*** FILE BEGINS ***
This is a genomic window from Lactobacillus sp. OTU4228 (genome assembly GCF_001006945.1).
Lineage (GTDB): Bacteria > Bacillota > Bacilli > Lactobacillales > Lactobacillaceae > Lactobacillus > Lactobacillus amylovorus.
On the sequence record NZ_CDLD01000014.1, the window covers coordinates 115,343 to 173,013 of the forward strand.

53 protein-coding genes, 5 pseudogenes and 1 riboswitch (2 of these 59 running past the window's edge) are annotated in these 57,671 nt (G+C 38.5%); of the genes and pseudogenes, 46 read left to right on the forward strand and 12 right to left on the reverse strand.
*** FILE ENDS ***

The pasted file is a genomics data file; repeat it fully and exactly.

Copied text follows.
This is a genomic window from Lactobacillus sp. OTU4228 (genome assembly GCF_001006945.1).
Lineage (GTDB): Bacteria > Bacillota > Bacilli > Lactobacillales > Lactobacillaceae > Lactobacillus > Lactobacillus amylovorus.
On the sequence record NZ_CDLD01000014.1, the window covers coordinates 115,343 to 173,013 of the forward strand.

53 protein-coding genes, 5 pseudogenes and 1 riboswitch (2 of these 59 running past the window's edge) are annotated in these 57,671 nt (G+C 38.5%); of the genes and pseudogenes, 46 read left to right on the forward strand and 12 right to left on the reverse strand.